There is always a light

There is always a light
Don't be afraid if you are alone or surrounded by darkness. In some part of the world, the day has just begun. There is a always a light waiting for you to find your way to touch its radiance.

Sunday, July 31, 2011

Poetry without words..

By Ananya Mukherjee
Singapore



It starts with a soft feathery stroke that sends the innermost chords of your soul vibrating in a poignant resonance. The next few minutes transport you to another land...you hear the rippling gurgling streams meandering through deep dark gorges, you float in the fluidity of that motion, prancing in circles, tiptoeing over the slippery rocky water bed. Then you hear the soft musings of a distant flute slowly weaving into that trance, further elevating you to a higher platform where each of your pulse is touched by a subtle yet powerful energy that brings you to submission. With each passing moment, the vision of the valley becomes more lucid in your mind. This is what happens when master instrumentalist Pandit Shiv Kumar Sharma and music maestro Pandit Hari Prasad Chaurasia perform a Jugalbandi.

It was indeed poetry without words as the celebrated duo Shiv-Hari performed for a packed audience at the Esplanade Concert Hall, Singapore, last week.  The magical pair was accompanied by Shri Vijay Ghate on Tabla and Pandit Bhawani Shankar on the Pakhawaj. 


The evening opened appropriately with Raga Yaman, a solo composition played by Pandit Shiv Kumar Sharma, the undisputed king of Santoor. The raga popularly known as Kalyani in Carnatic is one of the most important and engaging ragas of Hindustani classical music and the composition by Pandit Sharma gave it a distinct character that revealed a sense of tranquillity. The accompaniment on the Pakhawaj added to that dimension. If I were left to translate my imagination in words, I saw myself sitting alone at the ghats of the holy Ganges, somewhere up north, near Haridwar or Rishikesh, watching a flood of floating diyas disappearing in the river after the evening aarti. If you have ever done that, you will know what I mean.  

This evening raga was followed by a solo based on Raga Kirwani from the world renowned exponent of Baansuri (bamboo flute),Pandit Hari Prasad Chaurasia. Needless to say, the spotless and haunting rendition kept the audience enthralled. Though a strictly Carnatic raga, traces of Pilu could be found in the composition, the treatment was both romantic and passionate. Very easily the music could transcend the territorial limitations of space and take you by the Yamuna river to catch a glimpse of a divine poetry in motion. Vijay Ghate on the Tabla thundered like clouds rumbling in that backdrop and further accentuated the tempo and the mood.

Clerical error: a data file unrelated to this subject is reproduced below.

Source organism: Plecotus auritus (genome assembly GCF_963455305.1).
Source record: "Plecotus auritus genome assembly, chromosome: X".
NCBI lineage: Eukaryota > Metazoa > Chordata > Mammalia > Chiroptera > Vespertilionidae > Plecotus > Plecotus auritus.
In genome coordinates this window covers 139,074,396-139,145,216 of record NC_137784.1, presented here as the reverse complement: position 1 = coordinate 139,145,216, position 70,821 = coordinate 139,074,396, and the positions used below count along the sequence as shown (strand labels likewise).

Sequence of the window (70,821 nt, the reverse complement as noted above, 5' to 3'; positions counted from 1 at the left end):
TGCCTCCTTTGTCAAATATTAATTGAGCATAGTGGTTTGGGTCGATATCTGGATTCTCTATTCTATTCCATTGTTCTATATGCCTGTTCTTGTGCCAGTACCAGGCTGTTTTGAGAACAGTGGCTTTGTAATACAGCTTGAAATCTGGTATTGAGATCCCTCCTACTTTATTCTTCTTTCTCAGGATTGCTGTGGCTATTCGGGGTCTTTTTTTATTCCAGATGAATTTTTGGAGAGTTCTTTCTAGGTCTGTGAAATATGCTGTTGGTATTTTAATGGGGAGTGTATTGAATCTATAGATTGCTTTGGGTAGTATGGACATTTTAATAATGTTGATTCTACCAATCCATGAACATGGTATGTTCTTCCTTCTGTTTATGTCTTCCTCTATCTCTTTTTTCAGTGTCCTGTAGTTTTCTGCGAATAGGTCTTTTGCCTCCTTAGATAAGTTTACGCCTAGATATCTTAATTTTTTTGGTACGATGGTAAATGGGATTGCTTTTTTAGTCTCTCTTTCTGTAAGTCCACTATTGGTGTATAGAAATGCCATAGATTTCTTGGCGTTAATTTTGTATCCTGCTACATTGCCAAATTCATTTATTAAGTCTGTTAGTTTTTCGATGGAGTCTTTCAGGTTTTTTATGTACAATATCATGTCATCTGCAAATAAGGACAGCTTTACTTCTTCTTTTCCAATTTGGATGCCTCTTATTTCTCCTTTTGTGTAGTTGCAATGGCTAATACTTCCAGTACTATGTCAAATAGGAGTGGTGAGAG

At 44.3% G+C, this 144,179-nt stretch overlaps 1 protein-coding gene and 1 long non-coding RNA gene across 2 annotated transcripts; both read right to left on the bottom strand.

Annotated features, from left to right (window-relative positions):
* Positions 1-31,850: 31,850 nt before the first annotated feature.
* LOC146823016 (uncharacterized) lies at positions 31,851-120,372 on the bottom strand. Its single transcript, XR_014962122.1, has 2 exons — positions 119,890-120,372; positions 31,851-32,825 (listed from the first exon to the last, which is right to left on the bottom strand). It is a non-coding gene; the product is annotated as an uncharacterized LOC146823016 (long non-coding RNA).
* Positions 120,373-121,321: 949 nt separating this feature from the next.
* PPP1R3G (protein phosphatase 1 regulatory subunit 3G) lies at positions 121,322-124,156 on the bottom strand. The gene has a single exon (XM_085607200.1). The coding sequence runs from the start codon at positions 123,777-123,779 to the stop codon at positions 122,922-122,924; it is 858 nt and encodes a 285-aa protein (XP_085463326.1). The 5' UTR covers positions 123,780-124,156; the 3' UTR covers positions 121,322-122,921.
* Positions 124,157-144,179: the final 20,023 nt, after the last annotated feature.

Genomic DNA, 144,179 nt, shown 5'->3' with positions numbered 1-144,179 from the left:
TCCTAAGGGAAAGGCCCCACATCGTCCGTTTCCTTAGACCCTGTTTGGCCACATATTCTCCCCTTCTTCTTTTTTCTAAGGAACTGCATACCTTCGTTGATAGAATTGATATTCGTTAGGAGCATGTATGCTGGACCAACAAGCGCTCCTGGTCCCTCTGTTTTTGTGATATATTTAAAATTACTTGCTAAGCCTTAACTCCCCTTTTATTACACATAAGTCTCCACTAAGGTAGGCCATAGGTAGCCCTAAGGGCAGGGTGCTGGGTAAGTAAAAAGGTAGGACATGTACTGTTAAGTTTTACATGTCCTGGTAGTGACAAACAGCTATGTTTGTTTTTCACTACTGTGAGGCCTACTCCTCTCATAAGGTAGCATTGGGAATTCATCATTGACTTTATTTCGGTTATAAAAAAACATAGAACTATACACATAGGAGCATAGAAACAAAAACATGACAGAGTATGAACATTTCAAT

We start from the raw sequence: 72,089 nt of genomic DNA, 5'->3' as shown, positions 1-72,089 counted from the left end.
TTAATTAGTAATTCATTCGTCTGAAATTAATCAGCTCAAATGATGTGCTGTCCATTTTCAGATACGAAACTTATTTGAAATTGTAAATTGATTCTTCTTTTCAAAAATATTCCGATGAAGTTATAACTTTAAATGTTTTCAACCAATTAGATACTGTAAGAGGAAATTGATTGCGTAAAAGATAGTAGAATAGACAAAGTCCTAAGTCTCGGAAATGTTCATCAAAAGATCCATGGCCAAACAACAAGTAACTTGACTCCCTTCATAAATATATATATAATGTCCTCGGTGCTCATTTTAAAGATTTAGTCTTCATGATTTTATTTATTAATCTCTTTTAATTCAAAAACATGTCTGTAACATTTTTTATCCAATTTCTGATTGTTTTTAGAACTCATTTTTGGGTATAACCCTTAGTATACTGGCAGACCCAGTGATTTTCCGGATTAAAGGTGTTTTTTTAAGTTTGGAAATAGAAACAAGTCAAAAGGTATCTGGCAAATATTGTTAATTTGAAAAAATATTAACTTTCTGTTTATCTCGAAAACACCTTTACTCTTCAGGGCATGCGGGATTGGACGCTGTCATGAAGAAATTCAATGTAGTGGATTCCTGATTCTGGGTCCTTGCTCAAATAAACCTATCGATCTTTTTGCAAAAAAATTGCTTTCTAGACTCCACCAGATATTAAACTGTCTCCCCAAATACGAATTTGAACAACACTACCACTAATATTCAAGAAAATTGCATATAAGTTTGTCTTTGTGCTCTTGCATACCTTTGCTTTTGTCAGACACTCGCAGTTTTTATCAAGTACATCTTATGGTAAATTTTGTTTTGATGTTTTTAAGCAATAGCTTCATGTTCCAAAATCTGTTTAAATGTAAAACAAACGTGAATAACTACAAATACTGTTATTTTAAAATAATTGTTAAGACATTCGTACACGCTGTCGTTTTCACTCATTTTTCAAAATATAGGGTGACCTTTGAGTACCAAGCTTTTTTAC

The second session was the more energetic part of the evening as the two maestros left the audience mesmerised by a soulful Jugalbandi based essentially on the elegant late evening Raga Khamaj, skilfully improvised with popular light classical and folk music like Aayo kahan se ghana shyam and Okey aaj chole jete bolona Lolita. As the rendition unfolded phrases for each artiste to follow, the music intensified and the percussion accelerated the rhythm, the cadence conversing matchlessly with the Santoor and the Baansuri.
So spiritually enriching and soul stirring was the musical journey that I had to sit back and think, did I really need words to express myself, to convey my desires or passions, to elaborate on my dreams and fantasies, or to fight the innermost fears of my soul? Most of all, when there is music such as this, don’t I need to rephrase my prayers?

Musically yours,
Ananya

5 comments:

  1. Sudeshna DasguptaJuly 31, 2011 at 11:20 PM

    Very vivid as always....
    Very musical as it is.... :)
    Affectionately yours,
    Sudeshna..

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  2. Good One! - Amitabh Dey (Singapore)

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  3. Portey aeto bhalolaaglo....saamne dekha must have been a divine experience.....

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  4. Great (real) Maestros always leave a memory as strong as existance of Praana, Your review helped me to remember these legendary performances twenty years back, when we often heard them in India... Golden music golden memories.. Thanks Ann for your sparkling notes. God Bless

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  5. I am musically challenged myself , made more so by the young ones at home playing on the thudding , mechanical music favoured bymost of this generation . it is indeed good to see intelligent young women dis - proving that "classical music " as my son says is no longer cultural currency . Your write up was very poetic too , especially the last paragraph seemed liked riding on the wings of the song .......

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